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Recommended Innovate LC-1 Installation

Installation of the Innovate LC-1 wideband kit is pretty straight forward. The LC-1 Installation manual covers most of the basics for a general install. We do, however, have a few specific suggestions below, including a change to their grounding instructions.

ECU wires

The following is provided for reference in the sections that follow. You can also get detailed pin out information, including ECU wire colors, off our ECU wiring page.

ECU Connectors (viewed with male pins pointing out towards you

Basic LC-1 wire assignments

LC-1 wire Description Typical install point 1G DSM 2G DSM EVO1-3
Red 12V supply Switched +12V source, fused 102 or 107 12 or 25 12 or 25
Blue Heater Ground Chassis ground lug 101 or 106 13 or 26 13 or 26
White System Ground ECU's sensor ground 24 92 72
Yellow Analog out 1 Unused N/A N/A N/A
Brown Analog out 2 Selected ECU input 4 (or 15, 16) 76 (or 73, 75, 85) 56
Black Calibration wire Wired according to LC-1 notes N/A N/A N/A

RED wire - notes

The red wire typically goes to a switched +12v source. The ECU pins listed above are good choices if you're wiring near the ECU. This wire would also typically be fused with at least a 5A fuse.

BLUE wire - notes

A good, solid high-current grounding point here. The ECU pins listed above are good choices or you can try a good, clean chassis ground point too.

WHITE wire - notes

The LC-1 install notes suggest that you tie the BLUE and WHITE wires together. They suggest this to keep things simple across all their different customer installations. In our case, we want the best possible reference point for this wire. And that's the ECU's sensor ground.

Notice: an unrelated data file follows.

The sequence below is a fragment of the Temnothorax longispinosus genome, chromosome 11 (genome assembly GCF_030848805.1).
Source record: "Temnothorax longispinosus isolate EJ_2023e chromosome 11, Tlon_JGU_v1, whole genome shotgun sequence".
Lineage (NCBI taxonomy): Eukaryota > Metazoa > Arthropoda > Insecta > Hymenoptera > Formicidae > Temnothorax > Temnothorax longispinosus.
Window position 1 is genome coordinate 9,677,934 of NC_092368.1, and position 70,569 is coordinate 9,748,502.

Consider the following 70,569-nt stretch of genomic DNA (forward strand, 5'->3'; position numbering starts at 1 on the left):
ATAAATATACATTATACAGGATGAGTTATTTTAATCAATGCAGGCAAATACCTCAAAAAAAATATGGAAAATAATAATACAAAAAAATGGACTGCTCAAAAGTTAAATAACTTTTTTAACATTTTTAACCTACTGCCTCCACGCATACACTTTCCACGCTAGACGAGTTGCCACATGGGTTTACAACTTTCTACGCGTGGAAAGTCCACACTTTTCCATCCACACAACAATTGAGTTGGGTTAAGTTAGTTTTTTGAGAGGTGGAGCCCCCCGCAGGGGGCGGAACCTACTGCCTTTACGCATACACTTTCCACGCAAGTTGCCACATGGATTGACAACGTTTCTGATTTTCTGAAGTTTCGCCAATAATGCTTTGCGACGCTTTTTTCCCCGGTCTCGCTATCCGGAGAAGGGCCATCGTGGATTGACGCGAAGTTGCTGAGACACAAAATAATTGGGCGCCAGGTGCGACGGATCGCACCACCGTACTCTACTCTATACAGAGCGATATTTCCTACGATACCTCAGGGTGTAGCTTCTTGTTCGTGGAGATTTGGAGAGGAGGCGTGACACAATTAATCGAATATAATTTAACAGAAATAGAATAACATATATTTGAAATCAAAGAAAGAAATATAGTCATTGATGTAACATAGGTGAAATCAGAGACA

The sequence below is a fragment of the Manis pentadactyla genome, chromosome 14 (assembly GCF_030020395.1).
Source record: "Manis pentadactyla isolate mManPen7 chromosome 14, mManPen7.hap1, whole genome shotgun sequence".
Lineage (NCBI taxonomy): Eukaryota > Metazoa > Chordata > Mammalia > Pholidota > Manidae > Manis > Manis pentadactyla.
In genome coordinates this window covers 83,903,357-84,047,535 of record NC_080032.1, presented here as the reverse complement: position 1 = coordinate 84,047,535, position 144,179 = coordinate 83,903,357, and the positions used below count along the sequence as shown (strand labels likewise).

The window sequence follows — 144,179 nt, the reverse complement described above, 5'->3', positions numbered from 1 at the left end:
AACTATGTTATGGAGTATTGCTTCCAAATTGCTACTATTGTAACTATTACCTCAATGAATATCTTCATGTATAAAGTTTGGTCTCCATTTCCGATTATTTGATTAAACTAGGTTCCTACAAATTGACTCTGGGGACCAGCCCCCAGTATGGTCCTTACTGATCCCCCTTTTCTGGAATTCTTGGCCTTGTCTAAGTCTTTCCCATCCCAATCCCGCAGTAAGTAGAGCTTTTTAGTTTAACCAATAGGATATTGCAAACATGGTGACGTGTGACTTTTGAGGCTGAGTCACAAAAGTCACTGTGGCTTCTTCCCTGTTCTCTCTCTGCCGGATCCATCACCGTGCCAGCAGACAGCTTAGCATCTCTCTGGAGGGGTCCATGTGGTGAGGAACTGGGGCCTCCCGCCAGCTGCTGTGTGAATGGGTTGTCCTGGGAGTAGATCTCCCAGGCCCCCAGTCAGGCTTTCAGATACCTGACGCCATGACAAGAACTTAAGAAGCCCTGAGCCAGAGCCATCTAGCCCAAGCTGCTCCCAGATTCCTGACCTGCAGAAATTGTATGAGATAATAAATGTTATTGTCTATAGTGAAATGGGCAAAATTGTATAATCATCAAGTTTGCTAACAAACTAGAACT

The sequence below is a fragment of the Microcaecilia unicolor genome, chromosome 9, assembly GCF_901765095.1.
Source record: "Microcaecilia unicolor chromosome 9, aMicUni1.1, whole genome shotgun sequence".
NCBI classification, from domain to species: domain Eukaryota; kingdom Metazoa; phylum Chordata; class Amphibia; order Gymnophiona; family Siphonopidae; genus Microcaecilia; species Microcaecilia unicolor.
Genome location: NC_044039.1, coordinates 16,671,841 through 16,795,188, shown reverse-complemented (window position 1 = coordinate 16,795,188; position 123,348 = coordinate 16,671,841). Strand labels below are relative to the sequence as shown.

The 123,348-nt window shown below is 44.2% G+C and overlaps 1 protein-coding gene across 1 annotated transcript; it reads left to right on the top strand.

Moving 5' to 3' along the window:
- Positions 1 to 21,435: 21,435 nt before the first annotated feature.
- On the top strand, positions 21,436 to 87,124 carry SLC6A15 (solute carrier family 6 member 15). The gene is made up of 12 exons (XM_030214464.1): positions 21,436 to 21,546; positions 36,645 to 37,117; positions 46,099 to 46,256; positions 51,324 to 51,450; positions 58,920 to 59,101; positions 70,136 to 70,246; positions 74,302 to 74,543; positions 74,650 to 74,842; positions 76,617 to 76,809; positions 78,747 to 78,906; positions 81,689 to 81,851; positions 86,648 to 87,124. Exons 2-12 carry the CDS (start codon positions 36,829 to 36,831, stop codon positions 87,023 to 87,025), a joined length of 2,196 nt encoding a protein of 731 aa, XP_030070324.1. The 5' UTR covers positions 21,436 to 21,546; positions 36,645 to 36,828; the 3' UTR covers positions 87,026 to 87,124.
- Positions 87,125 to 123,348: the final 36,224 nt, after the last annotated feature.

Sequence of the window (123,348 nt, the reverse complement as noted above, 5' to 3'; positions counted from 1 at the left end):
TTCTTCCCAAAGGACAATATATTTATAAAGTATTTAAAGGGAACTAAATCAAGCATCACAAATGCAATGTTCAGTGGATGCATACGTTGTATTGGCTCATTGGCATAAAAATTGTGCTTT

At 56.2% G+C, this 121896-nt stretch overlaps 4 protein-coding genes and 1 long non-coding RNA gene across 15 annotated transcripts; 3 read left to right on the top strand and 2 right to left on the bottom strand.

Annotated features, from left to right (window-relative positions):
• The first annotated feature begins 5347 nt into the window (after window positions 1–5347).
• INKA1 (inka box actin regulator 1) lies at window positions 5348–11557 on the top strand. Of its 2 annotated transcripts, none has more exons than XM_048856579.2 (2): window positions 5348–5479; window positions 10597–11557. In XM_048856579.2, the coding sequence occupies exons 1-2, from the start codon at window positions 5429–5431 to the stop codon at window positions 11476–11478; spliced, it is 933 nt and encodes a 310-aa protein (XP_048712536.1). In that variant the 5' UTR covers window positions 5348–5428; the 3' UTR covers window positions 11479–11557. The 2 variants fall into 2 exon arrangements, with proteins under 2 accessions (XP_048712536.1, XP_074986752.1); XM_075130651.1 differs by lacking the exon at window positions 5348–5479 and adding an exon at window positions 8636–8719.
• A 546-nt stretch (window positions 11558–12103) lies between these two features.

The ECU pins listed above are good choices or you can use any of the sensor ground points under the hood too (MAF connector, TPS connector, MDP connector, etc.). But, really, the best place would be right near the ECU since everything you need is right there anyway.

The only major concern with connecting something to the ECU's sensor ground is that it might draw too much current and blow the ECU's internal sensor ground track. But we've measured current draw on the WHITE wire to be a measly 45-50 mA. This will not cause any problems on the ECU's sensor ground circuit.

NOTE: Do NOT connect the BLUE wire from the LC-1 to the ECU's sensor ground. You will damage the ECU's sensor ground track if you do this. ONLY connect the WHITE wire from the LC-1 to the ECU's sensor ground, NOT the BLUE.

YELLOW and BROWN wire - notes

The YELLOW wire from the LC-1 is defined by default as the “narrowband” simulation output of the LC-1. Because you're using ECMLink, you can leave this wire disconnected (but isolated from ground with some heatshrink or electrical tape) and simply use ECMLink's narrowband simulation function instead.

The BROWN wire is defined by default to have a mapping of 0V = 7.35 AFR (0.5 lambda) and 5V = 22.39 AFR (1.52 lambda). This will work nicely using ECMLink's LC-1 datalogging item. So run the BROWN wire into your selected ECU input for logging and then configure ECMLink to use this input for the LC-1 log item (ECU Inputs tab) and, optionally, for the narrowband simulation function as well.

Sensor location

We generally recommend installing the LC-1's wideband sensor in the front O2 location directly off the turbo. That is, of course, if you plan to run without a narrowband sensor installed in that location. We have been running our sensor in that location for years without issue. We do not believe there are any “heat” concerns what so ever.

Narrowband sensor

When running an LC-1 wideband, you can simply enable narrowband simulation in ECMLink and use nothing but the LC-1's analog output for both wideband data and narrowband closed-loop operation.

However, if you have the option of running both a wideband sensor and a narrowband sensor, considering doing so. This is probably more common on a 2G where you can run the narrowband sensor to the factory Front O2 pin while logging the wideband sensor on the factory Rear O2 pin, but there are enough inputs on a 1G to do the same thing.

The advantage to running a factory narrowband is that you get a good data point for checking up on the LC-1's calibration. The narrowband sensor is going to switch around stoichiometric. It's really good at that. So as long as you're running in closed loop operation using the factory narrowband sensor, you should see an LC-1 logged value of about stoich as well.

It's not a big deal either way, though. So don't go out of your way to make it happen. If it's convenient, great, give it a shot. If it's not, don't worry about it.

lc1install.txt · Last modified: 2014/10/05 16:45 by twdorris